I kept watching her, feeling like she was imitating me. Like she had stolen my identity. As if I was somehow watching myself. I was caught in a deja-vu moment. I couldn’t tear my eyes away.

I felt like saying, “Will the real Theresa please stand up!”

 

How I let my self-identity and worth be stolen?

 

It was a skirt I had bought last year. One I thought conveyed my personality. Of course, I knew I hadn’t bought the only one. But it was the first time I had bumped into someone wearing something I owned. Something so distinctive. Not like a gray t-shirt or black leggings that everyone else had.

We eventually wandered away, but I kept thinking about that lady wearing my skirt.

Obviously, she wasn’t trying to imitate me or pretend to be me, but it kinda felt like it. And it felt like maybe she was a better me.

Suddenly I felt like I wasn’t as unique as I thought I was. Or was told I was.

I wondered if she had the same taste in clothes as me. In what other ways were we alike?

She didn’t steal my identity, but suddenly it felt compromised. Almost fake. Not quite real.

And yet I was still the same person. Nothing had changed, expect I had seen another woman wearing my skirt.

On a good day this would have had me laughing and complimenting her good taste, but on that day it had me doubting and wondering.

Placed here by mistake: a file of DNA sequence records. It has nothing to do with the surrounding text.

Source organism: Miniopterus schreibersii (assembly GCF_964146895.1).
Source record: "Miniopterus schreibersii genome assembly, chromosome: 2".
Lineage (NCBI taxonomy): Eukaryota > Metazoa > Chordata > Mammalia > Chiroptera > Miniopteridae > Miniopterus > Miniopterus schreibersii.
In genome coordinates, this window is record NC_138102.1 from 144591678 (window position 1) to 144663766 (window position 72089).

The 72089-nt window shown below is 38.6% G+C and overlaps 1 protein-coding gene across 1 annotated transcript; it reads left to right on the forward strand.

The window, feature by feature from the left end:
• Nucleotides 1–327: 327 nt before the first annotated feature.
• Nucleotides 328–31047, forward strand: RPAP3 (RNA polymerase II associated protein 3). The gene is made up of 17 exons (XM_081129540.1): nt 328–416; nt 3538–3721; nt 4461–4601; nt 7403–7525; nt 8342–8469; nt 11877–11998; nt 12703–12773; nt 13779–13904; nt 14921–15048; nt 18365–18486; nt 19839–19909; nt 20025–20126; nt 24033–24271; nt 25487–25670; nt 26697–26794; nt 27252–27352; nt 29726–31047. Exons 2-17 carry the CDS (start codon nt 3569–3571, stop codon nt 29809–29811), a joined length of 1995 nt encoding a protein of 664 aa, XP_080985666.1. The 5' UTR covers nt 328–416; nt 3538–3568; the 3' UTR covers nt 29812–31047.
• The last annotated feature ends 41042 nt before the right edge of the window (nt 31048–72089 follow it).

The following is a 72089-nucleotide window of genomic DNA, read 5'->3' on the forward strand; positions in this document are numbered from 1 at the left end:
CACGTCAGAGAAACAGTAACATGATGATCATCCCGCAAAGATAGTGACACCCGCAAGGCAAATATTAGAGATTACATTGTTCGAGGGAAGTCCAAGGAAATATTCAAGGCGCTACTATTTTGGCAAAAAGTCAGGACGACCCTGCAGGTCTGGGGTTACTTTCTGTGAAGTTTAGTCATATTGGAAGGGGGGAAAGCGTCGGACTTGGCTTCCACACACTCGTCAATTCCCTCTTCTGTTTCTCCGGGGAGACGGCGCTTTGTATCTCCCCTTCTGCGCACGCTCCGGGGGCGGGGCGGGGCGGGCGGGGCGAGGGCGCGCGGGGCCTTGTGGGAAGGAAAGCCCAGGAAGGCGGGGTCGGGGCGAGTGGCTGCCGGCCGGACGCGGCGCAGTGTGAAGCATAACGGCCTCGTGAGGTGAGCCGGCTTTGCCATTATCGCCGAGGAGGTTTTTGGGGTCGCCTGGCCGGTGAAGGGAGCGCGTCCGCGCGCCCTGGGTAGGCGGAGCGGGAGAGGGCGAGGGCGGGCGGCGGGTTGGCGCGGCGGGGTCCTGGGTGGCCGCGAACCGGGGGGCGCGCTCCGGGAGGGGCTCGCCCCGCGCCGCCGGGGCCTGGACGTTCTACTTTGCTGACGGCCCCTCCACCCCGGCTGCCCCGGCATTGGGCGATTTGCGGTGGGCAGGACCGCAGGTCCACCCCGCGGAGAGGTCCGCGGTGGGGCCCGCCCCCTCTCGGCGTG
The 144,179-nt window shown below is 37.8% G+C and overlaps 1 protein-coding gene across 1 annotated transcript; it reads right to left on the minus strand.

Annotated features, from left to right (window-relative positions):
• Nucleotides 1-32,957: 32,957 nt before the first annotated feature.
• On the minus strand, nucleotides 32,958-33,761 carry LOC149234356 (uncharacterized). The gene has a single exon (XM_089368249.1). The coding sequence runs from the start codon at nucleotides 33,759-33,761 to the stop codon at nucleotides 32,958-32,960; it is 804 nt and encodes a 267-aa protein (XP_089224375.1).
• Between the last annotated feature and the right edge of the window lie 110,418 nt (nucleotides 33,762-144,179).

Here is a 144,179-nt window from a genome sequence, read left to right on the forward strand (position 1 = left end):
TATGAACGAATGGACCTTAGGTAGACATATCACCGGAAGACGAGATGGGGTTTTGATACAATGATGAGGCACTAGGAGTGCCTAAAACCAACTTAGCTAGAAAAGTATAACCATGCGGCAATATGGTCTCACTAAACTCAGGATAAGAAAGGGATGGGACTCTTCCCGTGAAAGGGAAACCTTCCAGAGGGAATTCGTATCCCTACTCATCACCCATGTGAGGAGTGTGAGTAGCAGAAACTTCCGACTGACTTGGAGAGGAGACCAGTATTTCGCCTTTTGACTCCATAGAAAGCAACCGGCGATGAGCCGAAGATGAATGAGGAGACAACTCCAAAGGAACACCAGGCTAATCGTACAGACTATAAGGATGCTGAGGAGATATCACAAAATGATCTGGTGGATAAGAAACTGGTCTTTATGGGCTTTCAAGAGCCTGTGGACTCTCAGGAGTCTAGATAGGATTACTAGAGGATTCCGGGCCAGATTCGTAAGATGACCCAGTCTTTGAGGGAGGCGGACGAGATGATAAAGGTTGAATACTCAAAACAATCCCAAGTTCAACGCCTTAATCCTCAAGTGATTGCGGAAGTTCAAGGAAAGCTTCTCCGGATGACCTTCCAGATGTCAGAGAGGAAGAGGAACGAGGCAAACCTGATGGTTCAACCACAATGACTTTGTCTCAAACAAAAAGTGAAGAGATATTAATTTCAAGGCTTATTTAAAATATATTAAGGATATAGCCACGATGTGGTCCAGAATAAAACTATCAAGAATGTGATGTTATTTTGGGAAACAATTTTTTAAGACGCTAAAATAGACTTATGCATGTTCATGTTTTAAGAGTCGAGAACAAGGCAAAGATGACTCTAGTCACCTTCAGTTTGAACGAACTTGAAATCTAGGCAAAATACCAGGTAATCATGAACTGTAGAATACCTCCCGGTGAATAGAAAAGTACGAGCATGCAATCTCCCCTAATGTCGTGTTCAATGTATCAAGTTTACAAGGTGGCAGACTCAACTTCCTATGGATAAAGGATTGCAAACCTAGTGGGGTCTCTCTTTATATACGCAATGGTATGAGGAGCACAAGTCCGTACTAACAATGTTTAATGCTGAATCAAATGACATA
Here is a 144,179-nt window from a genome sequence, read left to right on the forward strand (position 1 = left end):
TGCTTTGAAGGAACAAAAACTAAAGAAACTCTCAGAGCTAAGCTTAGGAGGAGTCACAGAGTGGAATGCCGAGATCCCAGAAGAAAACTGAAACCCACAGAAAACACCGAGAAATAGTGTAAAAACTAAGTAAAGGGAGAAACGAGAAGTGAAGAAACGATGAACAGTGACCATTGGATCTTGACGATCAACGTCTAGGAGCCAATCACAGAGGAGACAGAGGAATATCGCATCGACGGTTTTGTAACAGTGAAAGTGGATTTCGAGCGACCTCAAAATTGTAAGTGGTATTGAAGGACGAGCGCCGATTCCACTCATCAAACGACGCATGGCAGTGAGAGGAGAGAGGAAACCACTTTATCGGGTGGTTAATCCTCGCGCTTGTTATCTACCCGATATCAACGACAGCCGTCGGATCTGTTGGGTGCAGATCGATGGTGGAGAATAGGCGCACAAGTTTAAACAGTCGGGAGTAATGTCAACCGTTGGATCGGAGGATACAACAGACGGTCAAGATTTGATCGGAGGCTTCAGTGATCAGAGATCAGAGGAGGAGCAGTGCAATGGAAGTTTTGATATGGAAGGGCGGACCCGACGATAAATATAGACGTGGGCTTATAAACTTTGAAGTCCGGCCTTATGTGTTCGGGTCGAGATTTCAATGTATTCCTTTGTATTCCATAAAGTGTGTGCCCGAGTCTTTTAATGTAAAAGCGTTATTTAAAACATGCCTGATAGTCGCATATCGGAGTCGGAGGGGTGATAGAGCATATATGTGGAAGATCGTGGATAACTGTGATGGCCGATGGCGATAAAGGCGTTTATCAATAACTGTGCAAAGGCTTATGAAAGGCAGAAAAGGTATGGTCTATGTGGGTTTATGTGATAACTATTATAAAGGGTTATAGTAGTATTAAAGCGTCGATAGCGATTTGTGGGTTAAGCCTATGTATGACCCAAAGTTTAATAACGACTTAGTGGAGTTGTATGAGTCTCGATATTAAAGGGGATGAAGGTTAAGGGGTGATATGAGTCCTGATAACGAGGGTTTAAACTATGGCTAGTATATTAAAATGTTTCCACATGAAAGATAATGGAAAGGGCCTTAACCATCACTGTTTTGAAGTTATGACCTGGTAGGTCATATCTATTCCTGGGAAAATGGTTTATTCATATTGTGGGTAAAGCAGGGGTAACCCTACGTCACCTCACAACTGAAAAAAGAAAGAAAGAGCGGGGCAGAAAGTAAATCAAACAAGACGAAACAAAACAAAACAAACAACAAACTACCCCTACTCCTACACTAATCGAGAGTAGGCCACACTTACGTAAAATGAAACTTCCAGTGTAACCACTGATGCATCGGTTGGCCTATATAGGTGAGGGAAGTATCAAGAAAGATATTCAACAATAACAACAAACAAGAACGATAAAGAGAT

Maybe because she looked more put together than I did. She appeared more confident, relaxed, and her children were smiling and looked to be about perfect.

She didn’t look like she had fought with her toddler to get his shoes on. Made only popcorn and apple slices for dinner. Had a run in with her teen. Or words with her husband.

See, that is what comparison looks like. Them winning, and you feeling lower than a flattened and blackened penny.

And all because she was wearing my skirt that I thought looked like me. Maybe was me, on some days.

Self-identity and worth, what contributes to them?

 

If we are not careful our identity gets stolen. Compromised. Hidden. Disbelieved.

We doubt ourselves. Question ourselves. Compare ourselves. Feel like imposters.

We do everything but believe the truth of God. Who says we are his beloved. His child bought and paid for. Whom he delights in.